Light Bridges allow the creation of tangible walkways across test chambers. Pop a portal on a wall at the destination of a light bridge (they flow from a source, kind of like a river), and the walkway will continue to beam out of your second portal, wherever that may be. Excursion Fans work in a similar fashion, although they lack the same tangibility. They’re best imagined as air vents, magically carrying anything caught in the stream until something blocks its path.
Portal 2 doesn’t just welcome diversity in terms of its inner mechanics. Where the original game maintained a clean and clinical feel from start to finish, Portal 2 presents imperfect and structurally deformed test chambers, areas overrun with vegetation, and others tainted by human hands. Subsequently, the adventure feels far more grandiose, with the weight of the narrative supported by a range of impressive environments and settings. Obviously I can’t talk about where things head towards the end of the game, but OH MY GOD.
Co-op, then. As the Laurel and Hardy-inspired droids ATLAS and P-body, it’s your job to complete cooperative test chambers under the watchful eye of fellow AI (and creator), GLaDOS. She explains that the idea behind these tests is to observe how well a pair can work together to tackle a shared problem, and she dishes out Science Collaboration points based on your successes.
A running joke throughout the game finds you rewarded with points for successful actions, and penalised for botched jobs – though it soon becomes apparent that the entire system is yet another flourish of the wonderful script. GLaDOS revels in the competition between the two players, dishing out insults to anybody she perceives to be slacking, and praising the other in order to incite jealousy. While there’s no narrative to tie everything together as there is in the single player campaign, GLaDOS’ commentary on your activities is as amusing as ever.
With each puzzle demanding increasingly complex solutions, Valve has had to implement a means of allowing players to convey their strategies. A Ping tool lets players paint a marker on a surface or object, suggesting that their partner should whack a portal on it. Anybody attempting to play the game without a headset will find this indispensable, but those playing in the same room (the game supports split screen play) will find the tool equally as helpful. It might be simple, but sheer genius in terms of how it permits the simple communication of ideas.
The co-op half of the game is considerably harder than the single player, as far as I’m concerned, which makes sense given the whole “two heads are better than one” shtick. Being stuck on a puzzle was never something that bothered me, however. The process of discussing potential solutions with your partner and trying out different strategies turns out to be the most enjoyable thing about co-op play.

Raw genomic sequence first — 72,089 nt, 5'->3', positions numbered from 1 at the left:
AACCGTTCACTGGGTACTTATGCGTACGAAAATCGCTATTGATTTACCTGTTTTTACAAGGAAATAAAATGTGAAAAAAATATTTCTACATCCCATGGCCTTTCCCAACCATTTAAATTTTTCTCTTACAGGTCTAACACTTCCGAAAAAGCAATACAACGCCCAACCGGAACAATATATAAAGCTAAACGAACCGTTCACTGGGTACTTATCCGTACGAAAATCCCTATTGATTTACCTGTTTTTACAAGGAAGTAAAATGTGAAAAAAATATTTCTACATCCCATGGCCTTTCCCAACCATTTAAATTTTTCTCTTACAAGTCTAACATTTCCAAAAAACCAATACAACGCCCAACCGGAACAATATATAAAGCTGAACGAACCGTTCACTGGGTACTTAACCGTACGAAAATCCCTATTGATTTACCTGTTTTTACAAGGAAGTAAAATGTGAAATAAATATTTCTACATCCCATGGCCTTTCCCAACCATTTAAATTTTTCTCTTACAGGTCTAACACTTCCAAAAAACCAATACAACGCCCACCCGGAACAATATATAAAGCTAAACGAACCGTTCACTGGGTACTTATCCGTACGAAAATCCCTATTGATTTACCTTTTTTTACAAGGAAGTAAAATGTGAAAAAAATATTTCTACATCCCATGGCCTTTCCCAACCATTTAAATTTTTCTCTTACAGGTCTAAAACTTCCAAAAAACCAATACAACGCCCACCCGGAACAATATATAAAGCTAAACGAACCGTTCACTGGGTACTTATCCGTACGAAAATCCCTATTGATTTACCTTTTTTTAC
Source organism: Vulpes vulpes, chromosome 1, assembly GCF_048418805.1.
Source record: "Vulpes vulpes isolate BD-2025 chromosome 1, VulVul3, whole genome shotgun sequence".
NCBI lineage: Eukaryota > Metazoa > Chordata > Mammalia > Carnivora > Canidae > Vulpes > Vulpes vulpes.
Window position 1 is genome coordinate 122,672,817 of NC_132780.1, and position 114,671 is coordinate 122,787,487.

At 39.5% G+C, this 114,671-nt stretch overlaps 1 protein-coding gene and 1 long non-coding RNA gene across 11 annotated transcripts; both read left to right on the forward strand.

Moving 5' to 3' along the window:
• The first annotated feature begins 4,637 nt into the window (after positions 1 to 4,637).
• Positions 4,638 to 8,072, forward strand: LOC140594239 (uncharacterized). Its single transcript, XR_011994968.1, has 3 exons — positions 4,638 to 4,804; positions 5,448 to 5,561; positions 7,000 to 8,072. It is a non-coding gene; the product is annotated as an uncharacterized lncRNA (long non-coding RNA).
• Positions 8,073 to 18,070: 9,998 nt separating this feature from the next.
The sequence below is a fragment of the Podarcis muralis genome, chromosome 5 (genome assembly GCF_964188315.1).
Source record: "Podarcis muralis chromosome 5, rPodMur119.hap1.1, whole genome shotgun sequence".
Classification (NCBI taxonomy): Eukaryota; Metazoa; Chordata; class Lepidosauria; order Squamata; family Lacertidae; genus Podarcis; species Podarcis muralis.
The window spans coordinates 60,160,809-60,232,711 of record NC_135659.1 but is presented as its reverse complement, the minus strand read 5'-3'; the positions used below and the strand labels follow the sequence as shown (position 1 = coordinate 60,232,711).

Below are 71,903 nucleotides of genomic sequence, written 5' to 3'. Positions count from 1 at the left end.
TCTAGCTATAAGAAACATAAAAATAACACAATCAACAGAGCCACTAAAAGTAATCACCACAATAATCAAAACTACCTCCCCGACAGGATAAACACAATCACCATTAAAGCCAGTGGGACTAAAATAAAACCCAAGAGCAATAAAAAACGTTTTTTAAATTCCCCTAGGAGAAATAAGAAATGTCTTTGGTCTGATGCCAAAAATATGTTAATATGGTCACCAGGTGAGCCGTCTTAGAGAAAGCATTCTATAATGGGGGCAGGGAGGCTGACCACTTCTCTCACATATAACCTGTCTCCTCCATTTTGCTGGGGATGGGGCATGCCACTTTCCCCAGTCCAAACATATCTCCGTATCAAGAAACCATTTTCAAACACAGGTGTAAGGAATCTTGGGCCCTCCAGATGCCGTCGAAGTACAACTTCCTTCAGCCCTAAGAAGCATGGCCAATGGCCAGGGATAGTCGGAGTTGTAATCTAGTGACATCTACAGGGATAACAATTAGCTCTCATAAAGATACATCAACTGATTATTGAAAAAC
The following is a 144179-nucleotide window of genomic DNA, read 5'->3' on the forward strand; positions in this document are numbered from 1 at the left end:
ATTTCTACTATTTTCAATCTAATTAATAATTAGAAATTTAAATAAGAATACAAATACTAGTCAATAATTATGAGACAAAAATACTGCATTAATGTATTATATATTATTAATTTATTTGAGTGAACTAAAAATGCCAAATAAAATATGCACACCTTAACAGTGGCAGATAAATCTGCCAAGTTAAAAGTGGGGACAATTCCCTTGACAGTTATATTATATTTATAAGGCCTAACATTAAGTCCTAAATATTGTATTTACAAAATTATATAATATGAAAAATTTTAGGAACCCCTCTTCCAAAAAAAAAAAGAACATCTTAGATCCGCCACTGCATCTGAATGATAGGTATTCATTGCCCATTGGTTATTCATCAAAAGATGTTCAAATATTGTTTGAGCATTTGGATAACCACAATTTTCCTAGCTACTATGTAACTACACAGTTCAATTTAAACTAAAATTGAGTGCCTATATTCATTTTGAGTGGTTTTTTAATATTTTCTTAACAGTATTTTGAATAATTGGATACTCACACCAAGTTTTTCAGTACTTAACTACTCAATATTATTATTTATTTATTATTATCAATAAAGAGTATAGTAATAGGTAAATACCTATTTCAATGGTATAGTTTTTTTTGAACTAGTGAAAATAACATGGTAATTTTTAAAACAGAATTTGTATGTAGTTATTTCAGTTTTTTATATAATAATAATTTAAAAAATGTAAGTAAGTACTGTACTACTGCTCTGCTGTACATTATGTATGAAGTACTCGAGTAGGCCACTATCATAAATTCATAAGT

Valve knows how gratifying it is to nail a tough puzzle, and prompts players to celebrate their intellectual prowess in game via a gesture system. Pressing up on the D-Pad will bring up your gesture wheel, where you can choose to wave at each other, high-five, dance and even play Rock, Paper, Scissors. It might seem a trivial addition, but – on top of allowing players to interact with one another and celebrate – it really helps bring the two droids to life. I suspect many people will find ATLAS and P-body to be the biggest stars of Portal 2.
Unlike more traditional co-op, you’re not just deciding who shoots which alien with what gun; you’re carefully planning and executing a very specific strategy, an impossible task unless both players are doing precisely the right thing. It’s rare that a game brings together two players in such a way, which makes Portal 2’s co-op one of the best multiplayer experiences I’ve ever played.
I think you knew all along this was going to be great. Fantastic, even. All the same, I don’t think you’ll be prepared for it being this good. I may have buttoned my lip in terms of concrete spoilers, but a mere ten minutes here will yield more memorable moments than you’re likely to squeeze out of the entirety of most other games this year. In all aspects of its design, Portal 2 is genius.